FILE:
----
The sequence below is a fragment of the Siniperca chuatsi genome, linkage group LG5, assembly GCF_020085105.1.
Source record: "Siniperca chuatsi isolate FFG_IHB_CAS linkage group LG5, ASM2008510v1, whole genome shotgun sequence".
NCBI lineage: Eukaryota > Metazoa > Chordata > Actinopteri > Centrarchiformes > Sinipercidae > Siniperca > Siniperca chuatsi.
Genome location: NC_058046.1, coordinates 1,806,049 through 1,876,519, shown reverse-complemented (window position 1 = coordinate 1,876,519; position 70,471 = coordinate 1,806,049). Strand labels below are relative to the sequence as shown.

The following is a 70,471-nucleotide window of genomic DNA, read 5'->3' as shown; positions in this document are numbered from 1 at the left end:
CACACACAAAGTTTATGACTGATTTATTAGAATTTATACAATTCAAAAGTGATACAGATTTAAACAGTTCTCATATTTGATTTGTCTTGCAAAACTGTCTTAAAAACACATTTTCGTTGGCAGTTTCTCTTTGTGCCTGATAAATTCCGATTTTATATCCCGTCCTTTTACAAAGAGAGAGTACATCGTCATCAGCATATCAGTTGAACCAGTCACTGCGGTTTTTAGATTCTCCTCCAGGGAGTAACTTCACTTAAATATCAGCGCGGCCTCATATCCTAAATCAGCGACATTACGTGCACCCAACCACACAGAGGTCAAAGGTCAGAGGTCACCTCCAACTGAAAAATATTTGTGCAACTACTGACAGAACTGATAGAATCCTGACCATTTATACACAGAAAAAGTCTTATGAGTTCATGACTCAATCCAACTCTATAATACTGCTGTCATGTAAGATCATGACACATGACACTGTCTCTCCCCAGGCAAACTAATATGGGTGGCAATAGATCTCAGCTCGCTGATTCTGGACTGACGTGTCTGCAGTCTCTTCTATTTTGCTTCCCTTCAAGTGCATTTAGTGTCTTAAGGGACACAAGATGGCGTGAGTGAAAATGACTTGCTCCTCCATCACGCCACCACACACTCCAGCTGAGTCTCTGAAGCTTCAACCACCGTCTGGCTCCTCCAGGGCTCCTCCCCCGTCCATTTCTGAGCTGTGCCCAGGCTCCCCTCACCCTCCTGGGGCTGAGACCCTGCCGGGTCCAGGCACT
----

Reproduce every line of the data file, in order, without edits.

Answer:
The sequence below is a fragment of the Siniperca chuatsi genome, linkage group LG5, assembly GCF_020085105.1.
Source record: "Siniperca chuatsi isolate FFG_IHB_CAS linkage group LG5, ASM2008510v1, whole genome shotgun sequence".
NCBI lineage: Eukaryota > Metazoa > Chordata > Actinopteri > Centrarchiformes > Sinipercidae > Siniperca > Siniperca chuatsi.
Genome location: NC_058046.1, coordinates 1,806,049 through 1,876,519, shown reverse-complemented (window position 1 = coordinate 1,876,519; position 70,471 = coordinate 1,806,049). Strand labels below are relative to the sequence as shown.

The following is a 70,471-nucleotide window of genomic DNA, read 5'->3' as shown; positions in this document are numbered from 1 at the left end:
CACACACAAAGTTTATGACTGATTTATTAGAATTTATACAATTCAAAAGTGATACAGATTTAAACAGTTCTCATATTTGATTTGTCTTGCAAAACTGTCTTAAAAACACATTTTCGTTGGCAGTTTCTCTTTGTGCCTGATAAATTCCGATTTTATATCCCGTCCTTTTACAAAGAGAGAGTACATCGTCATCAGCATATCAGTTGAACCAGTCACTGCGGTTTTTAGATTCTCCTCCAGGGAGTAACTTCACTTAAATATCAGCGCGGCCTCATATCCTAAATCAGCGACATTACGTGCACCCAACCACACAGAGGTCAAAGGTCAGAGGTCACCTCCAACTGAAAAATATTTGTGCAACTACTGACAGAACTGATAGAATCCTGACCATTTATACACAGAAAAAGTCTTATGAGTTCATGACTCAATCCAACTCTATAATACTGCTGTCATGTAAGATCATGACACATGACACTGTCTCTCCCCAGGCAAACTAATATGGGTGGCAATAGATCTCAGCTCGCTGATTCTGGACTGACGTGTCTGCAGTCTCTTCTATTTTGCTTCCCTTCAAGTGCATTTAGTGTCTTAAGGGACACAAGATGGCGTGAGTGAAAATGACTTGCTCCTCCATCACGCCACCACACACTCCAGCTGAGTCTCTGAAGCTTCAACCACCGTCTGGCTCCTCCAGGGCTCCTCCCCCGTCCATTTCTGAGCTGTGCCCAGGCTCCCCTCACCCTCCTGGGGCTGAGACCCTGCCGGGTCCAGGCACT